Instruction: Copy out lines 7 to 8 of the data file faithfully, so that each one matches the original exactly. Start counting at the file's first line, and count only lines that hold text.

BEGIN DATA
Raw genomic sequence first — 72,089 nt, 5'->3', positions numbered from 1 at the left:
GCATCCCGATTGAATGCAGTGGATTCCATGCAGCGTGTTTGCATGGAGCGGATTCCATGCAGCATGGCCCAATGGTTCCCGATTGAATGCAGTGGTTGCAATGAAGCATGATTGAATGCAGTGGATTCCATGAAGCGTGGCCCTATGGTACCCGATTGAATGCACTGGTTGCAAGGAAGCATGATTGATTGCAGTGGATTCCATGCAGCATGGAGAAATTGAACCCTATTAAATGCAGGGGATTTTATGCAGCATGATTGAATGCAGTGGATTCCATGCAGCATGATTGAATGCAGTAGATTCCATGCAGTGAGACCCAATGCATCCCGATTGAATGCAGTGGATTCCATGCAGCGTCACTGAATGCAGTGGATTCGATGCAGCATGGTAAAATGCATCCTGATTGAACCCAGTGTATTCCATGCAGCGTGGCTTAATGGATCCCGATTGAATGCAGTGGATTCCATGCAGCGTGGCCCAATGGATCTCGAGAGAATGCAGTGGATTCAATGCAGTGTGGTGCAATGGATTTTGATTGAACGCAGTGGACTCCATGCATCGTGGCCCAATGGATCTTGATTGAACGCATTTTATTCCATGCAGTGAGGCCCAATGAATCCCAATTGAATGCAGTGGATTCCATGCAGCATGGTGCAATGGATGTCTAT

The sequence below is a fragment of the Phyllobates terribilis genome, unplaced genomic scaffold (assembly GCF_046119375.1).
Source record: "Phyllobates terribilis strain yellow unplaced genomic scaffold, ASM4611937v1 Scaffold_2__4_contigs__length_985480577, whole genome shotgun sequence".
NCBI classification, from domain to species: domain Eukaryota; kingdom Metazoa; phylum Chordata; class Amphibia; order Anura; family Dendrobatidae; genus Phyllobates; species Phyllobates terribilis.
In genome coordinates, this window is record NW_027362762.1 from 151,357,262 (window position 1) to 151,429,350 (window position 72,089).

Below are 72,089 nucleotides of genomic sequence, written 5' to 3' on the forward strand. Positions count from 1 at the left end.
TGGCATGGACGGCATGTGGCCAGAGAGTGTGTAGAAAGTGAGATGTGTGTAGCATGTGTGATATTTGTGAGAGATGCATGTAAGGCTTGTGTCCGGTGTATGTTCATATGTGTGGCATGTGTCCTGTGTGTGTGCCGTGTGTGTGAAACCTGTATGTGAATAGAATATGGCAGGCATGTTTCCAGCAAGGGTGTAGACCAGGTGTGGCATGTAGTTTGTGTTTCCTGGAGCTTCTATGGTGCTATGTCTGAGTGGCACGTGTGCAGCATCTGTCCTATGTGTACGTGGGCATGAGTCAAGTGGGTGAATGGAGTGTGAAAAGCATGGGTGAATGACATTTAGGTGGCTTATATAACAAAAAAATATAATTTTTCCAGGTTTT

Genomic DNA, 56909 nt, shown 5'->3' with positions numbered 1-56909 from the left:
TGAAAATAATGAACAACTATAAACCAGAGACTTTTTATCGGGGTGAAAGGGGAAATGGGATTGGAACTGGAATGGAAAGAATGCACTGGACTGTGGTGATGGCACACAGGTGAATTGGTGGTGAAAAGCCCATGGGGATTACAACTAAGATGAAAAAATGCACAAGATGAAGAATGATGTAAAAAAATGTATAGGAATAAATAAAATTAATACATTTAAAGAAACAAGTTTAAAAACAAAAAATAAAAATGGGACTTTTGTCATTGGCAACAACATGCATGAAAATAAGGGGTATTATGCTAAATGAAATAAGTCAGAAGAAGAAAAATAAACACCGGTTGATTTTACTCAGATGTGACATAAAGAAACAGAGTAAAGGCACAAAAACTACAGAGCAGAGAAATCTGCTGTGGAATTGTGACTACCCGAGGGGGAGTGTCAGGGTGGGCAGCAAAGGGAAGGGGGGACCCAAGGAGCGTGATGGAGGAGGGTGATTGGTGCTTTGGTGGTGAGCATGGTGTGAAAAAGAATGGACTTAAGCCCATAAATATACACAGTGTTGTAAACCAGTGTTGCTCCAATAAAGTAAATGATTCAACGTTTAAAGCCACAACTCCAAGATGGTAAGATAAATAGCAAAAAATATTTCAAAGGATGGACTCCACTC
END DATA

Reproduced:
Below are 72,089 nucleotides of genomic sequence, written 5' to 3' on the forward strand. Positions count from 1 at the left end.
TGGCATGGACGGCATGTGGCCAGAGAGTGTGTAGAAAGTGAGATGTGTGTAGCATGTGTGATATTTGTGAGAGATGCATGTAAGGCTTGTGTCCGGTGTATGTTCATATGTGTGGCATGTGTCCTGTGTGTGTGCCGTGTGTGTGAAACCTGTATGTGAATAGAATATGGCAGGCATGTTTCCAGCAAGGGTGTAGACCAGGTGTGGCATGTAGTTTGTGTTTCCTGGAGCTTCTATGGTGCTATGTCTGAGTGGCACGTGTGCAGCATCTGTCCTATGTGTACGTGGGCATGAGTCAAGTGGGTGAATGGAGTGTGAAAAGCATGGGTGAATGACATTTAGGTGGCTTATATAACAAAAAAATATAATTTTTCCAGGTTTT